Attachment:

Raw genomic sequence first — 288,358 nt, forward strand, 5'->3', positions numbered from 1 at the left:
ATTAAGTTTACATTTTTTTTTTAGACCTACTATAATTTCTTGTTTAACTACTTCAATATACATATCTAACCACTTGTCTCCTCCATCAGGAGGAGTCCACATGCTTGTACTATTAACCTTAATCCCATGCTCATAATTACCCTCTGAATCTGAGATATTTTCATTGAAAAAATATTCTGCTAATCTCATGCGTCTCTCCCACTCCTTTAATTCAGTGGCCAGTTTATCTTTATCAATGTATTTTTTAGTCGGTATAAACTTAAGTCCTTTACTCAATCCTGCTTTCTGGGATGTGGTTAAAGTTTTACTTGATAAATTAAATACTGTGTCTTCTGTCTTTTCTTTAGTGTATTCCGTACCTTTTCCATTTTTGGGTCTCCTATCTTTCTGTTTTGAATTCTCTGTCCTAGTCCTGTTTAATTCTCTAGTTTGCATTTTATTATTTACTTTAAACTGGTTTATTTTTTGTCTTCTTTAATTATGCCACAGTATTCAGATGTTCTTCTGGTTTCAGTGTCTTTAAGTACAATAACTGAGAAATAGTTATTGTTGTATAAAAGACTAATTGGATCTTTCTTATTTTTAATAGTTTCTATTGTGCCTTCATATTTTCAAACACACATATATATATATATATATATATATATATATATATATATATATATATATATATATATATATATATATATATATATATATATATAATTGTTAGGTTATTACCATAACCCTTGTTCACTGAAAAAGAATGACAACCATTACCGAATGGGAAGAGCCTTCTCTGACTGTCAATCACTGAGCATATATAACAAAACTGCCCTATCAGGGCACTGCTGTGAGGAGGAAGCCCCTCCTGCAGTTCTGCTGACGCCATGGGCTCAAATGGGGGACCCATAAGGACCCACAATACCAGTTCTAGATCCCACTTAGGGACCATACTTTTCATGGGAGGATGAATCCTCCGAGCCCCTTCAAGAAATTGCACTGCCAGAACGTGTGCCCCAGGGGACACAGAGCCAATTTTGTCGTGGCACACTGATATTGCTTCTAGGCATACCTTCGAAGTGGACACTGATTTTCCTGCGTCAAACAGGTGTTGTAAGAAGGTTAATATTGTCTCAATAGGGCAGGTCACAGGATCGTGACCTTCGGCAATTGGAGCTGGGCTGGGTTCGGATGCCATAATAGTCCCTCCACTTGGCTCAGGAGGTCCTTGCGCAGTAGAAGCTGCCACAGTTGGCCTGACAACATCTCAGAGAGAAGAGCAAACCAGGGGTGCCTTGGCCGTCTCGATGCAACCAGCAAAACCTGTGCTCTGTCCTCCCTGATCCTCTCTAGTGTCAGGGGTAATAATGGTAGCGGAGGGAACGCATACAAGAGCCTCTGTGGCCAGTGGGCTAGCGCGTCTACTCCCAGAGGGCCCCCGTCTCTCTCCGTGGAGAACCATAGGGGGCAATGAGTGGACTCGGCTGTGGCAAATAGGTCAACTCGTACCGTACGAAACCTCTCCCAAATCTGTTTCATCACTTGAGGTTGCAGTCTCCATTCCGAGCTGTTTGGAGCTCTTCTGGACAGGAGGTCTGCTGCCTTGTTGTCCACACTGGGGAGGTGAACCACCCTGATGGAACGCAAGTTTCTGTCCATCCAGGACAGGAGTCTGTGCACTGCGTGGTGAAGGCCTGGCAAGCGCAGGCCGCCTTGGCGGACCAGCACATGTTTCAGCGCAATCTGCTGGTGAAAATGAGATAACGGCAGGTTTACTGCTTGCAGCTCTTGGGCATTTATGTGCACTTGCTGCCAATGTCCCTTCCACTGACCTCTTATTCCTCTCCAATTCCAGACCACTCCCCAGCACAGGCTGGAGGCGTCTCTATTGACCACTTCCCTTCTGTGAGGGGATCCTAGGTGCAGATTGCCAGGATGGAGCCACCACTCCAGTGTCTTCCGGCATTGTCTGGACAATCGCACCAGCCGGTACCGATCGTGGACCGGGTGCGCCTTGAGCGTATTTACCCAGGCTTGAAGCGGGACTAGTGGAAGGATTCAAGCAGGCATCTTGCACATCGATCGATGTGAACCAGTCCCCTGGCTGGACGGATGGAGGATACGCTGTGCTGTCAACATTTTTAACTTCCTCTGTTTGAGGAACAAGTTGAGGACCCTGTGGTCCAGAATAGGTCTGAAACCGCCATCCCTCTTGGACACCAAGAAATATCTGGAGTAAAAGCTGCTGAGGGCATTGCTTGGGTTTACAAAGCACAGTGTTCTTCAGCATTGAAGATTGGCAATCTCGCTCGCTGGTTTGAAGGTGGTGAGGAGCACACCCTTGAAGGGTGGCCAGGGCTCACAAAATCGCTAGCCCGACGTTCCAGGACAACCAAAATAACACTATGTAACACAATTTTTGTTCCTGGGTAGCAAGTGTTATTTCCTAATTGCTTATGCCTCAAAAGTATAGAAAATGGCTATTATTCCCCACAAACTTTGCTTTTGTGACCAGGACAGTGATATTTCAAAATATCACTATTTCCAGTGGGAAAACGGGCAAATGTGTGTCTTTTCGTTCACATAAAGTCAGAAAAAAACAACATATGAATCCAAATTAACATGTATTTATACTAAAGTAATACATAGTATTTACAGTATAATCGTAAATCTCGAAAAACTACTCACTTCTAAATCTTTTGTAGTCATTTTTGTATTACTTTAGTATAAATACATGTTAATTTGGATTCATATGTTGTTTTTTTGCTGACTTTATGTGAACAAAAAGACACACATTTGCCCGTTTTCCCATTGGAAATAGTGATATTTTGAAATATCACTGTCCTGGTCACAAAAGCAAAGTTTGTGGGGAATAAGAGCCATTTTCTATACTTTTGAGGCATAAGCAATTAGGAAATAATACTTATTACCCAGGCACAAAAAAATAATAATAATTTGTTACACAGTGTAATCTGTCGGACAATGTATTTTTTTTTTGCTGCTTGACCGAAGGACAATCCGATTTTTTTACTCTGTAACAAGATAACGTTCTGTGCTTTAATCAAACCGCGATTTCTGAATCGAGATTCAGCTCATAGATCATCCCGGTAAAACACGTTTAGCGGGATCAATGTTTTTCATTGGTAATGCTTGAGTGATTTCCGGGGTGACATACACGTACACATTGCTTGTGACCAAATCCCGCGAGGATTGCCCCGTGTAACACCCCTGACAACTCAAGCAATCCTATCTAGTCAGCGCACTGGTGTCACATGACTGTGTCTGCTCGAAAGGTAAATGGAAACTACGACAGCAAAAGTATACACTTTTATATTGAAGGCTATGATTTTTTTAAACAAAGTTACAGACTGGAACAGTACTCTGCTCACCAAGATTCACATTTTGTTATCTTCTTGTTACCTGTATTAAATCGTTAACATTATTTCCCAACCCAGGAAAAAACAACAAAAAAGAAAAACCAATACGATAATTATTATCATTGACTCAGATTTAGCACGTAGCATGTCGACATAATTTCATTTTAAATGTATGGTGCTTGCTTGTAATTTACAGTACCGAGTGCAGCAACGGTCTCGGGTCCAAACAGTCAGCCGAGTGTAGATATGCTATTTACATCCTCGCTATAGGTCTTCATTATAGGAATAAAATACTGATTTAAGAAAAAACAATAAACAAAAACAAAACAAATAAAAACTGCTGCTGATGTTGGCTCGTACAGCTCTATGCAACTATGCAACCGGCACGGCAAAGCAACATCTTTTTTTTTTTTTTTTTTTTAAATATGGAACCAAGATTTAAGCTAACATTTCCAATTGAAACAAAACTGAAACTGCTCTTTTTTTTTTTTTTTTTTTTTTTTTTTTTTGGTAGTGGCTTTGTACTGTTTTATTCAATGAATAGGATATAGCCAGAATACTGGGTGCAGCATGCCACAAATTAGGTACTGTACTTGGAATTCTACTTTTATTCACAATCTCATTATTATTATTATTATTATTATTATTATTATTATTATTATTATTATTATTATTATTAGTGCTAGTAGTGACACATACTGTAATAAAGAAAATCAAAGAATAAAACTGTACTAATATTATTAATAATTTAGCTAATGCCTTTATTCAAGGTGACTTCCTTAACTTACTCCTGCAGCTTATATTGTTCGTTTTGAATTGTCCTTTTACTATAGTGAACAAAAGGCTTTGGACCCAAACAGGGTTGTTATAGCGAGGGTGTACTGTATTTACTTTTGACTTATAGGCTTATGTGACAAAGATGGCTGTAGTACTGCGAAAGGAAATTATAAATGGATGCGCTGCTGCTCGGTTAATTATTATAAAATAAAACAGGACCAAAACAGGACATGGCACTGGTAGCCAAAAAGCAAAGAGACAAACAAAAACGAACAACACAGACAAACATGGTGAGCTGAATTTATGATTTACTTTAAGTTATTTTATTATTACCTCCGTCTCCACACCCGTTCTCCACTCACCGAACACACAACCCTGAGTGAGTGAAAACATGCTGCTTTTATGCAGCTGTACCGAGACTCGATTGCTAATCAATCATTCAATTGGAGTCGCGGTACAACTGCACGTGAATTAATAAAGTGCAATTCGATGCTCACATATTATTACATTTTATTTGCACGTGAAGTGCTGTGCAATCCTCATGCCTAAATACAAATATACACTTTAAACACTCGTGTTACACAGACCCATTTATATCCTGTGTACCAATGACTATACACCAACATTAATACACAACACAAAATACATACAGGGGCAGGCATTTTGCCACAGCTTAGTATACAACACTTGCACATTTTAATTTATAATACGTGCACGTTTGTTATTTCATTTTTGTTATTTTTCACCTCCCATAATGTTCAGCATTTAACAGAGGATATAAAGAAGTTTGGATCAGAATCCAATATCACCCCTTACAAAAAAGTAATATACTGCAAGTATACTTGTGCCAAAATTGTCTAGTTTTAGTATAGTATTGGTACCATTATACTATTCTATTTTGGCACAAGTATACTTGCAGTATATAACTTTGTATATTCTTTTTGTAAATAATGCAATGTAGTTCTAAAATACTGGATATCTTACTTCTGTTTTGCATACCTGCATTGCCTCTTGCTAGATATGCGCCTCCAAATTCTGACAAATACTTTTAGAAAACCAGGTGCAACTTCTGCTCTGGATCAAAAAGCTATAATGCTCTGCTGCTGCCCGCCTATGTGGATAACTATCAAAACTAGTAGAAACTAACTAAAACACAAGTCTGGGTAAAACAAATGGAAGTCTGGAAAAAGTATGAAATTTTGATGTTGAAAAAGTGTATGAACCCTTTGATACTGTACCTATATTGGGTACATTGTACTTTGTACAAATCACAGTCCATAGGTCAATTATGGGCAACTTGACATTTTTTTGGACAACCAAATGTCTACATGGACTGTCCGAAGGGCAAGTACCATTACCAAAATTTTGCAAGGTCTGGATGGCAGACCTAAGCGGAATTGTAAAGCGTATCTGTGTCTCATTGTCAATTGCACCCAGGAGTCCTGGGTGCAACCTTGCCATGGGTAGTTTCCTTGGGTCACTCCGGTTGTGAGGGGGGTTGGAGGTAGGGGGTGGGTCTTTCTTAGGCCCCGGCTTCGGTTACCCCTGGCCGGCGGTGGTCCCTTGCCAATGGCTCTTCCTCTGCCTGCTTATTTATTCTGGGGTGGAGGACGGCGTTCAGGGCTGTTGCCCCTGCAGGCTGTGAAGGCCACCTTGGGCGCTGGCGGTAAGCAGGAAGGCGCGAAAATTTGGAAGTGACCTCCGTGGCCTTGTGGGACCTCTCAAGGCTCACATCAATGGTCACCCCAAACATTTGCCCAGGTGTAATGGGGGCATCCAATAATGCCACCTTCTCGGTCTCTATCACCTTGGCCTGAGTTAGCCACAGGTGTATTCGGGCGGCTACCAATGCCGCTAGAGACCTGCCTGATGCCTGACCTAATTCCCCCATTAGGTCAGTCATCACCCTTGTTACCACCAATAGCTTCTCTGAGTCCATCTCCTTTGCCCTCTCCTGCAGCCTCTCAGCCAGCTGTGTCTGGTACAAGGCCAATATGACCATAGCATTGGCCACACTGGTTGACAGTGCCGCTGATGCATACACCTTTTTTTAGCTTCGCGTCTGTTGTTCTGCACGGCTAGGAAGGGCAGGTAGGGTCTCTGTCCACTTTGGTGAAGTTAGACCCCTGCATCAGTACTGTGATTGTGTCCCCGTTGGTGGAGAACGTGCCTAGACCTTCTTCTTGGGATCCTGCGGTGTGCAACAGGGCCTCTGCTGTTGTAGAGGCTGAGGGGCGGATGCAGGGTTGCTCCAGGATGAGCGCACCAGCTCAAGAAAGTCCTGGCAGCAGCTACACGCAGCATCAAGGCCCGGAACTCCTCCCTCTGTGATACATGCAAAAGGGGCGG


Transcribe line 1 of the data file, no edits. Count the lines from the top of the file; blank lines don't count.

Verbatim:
Raw genomic sequence first — 288,358 nt, forward strand, 5'->3', positions numbered from 1 at the left: